[William Hutton, F.S.A. Edin., bookseller, Birmingham, a native of Derby, who raised himself by industry, from a very small beginning, to a state of affluence and respectability, died

ing the life of Robert Bage, whom a kindred genius, as well as a close commercial intercourse, combined to unite in the bonds of strict friendship. The communication is extremely interesting, and the extracts from Bage's letters show, that amidst the bitterness of political prejudices, the embarrassment of commercial affairs, and all the teazing technicalities of business, the author of Barham Downs still maintained the good-humoured gaiety of his natural temper. One would almost think the author must have drawn from his own private letter-book and correspondence, the discriminating touches which mark the men of business in his novels.

The father of Robert Bage was a paper-maker at Darley, a hamlet on the river Derwent, adjoining the town of Derby, and was remarkable only for having had four wives. Robert was the son of the first, and was born at Darley on the 29th of February, 1728. His mother died soon after his birth; and his father, though he retained his mill, and continued to follow his occupation, removed to Derby, where his son received his education at a common school. His attainments here, however, were very remarkable, and such as excited the surprise and admiration of all who knew him. At seven years old, he had made a proficiency in Latin. To a knowledge of the Latin language 1815, aged 92. He employed his pen on a variety of subjects, antiquarian, statistical, poetical, and historical.]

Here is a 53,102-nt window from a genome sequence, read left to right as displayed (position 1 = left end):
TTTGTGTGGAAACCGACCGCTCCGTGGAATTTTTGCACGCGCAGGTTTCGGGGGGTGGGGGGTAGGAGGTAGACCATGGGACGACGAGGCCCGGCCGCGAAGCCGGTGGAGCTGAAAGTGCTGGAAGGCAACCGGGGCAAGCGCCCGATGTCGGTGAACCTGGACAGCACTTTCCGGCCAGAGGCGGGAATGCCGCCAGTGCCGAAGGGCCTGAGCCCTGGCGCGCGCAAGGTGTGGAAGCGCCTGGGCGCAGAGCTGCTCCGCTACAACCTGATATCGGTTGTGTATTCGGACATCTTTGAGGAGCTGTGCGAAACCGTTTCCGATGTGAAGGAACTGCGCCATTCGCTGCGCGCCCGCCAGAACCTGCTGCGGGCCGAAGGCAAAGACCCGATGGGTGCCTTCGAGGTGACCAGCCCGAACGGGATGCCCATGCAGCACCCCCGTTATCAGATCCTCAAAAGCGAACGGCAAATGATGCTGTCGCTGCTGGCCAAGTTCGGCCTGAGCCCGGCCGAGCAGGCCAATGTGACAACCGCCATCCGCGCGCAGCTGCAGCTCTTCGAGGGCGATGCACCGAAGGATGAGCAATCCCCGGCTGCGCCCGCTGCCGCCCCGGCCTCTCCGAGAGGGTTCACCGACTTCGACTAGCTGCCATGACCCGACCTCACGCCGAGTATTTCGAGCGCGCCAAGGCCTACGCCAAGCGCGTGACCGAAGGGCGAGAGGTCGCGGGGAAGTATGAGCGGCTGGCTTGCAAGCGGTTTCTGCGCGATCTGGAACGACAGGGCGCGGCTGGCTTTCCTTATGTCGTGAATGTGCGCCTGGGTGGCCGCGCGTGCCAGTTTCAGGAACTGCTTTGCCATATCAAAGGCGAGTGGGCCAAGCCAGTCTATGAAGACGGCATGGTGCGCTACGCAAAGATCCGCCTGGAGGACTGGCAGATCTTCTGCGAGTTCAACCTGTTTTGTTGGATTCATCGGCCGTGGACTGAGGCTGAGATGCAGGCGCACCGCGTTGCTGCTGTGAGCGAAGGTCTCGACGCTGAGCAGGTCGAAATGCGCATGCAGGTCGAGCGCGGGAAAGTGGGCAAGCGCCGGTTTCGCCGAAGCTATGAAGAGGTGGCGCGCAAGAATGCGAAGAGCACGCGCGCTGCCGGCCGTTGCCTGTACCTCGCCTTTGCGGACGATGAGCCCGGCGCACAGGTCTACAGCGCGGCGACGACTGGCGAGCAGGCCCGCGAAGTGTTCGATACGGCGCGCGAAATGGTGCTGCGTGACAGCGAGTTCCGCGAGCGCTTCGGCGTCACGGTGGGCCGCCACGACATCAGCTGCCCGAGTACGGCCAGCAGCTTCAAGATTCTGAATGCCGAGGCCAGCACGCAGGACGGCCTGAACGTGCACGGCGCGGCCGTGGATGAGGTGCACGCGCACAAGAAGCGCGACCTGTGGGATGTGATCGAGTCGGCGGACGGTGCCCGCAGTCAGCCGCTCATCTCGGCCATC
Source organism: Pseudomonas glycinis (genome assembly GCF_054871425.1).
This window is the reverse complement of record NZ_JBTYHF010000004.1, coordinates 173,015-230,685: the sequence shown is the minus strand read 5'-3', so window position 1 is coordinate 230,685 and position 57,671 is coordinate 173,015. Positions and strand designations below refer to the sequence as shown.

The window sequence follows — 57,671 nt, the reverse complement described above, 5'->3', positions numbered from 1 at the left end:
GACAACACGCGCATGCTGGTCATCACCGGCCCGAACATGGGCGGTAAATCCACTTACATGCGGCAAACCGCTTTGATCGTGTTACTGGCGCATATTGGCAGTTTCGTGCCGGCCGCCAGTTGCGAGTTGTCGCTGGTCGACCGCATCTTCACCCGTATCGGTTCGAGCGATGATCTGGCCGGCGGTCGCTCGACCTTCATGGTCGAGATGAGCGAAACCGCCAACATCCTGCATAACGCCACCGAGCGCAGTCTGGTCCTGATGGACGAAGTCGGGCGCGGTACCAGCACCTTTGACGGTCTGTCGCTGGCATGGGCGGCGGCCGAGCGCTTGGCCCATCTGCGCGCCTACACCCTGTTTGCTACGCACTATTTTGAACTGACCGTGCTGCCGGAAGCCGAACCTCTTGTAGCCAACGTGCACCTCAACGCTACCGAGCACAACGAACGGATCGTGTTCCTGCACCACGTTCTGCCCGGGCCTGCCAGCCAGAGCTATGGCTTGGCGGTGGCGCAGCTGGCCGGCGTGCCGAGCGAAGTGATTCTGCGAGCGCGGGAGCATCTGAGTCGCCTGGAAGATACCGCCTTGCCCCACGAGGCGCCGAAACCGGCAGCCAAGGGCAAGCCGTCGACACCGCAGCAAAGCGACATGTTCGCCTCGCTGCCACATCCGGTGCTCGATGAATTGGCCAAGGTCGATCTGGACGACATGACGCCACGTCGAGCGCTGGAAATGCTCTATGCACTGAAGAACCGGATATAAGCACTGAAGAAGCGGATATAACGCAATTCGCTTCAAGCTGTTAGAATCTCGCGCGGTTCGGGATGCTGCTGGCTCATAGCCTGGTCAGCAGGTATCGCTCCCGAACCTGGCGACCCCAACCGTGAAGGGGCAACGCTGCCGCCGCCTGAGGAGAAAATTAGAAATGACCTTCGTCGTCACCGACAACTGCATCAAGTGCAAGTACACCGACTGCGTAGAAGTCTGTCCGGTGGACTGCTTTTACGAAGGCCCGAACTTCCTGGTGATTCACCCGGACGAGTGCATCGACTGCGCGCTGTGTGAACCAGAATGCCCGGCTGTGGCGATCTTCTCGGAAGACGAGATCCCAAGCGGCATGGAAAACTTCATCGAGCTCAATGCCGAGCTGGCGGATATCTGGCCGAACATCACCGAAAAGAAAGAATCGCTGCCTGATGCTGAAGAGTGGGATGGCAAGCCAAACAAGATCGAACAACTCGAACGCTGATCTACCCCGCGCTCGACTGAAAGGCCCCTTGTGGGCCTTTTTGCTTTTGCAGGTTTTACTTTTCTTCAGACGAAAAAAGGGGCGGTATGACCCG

succeeded a knowledge of the art of making paper, which he acquired under the tuition of his father.

At the age of twenty-three, Robert Bage married a young woman, who possessed beauty, good sense, good temper, and money. It may be presumed that the first of these was the first forgotten; the two following secured his happiness in domestic life; the last aided him in the manufacture of paper, which he commenced at Elford, four miles from Tamworth, and conducted to the end of his days. • Though no man was more attentive to business, and no one in the country made paper so good of its kind, yet the direction of a manufactory, combined with his present literary attainments, did not satisfy the comprehensive mind of Robert Bage. His manufactory, under his eye, went on with the regularity of a machine, and left him leisure to indulge his desire of knowledge. He acquired the French language from books alone, without any instructor ; and his familiarity with it is evinced by his frequent, perhaps too frequent, use of it in the Fair Syrian. Nine years after his marriage, he studied mathematics ; and, as he makes one of his characters say, and as he probably thought respecting himself, “ He was obliged to this science for a correct imagination, and a taste for uniformity in the common actions of life.”

In the year 1765, Bage entered into partnership with three persons, (one of them the celebrated · Dr Darwin,) in an extensive manufactory of iron ; and, at the end of fourteen years, when the partnership terminated, he found himself a loser, it is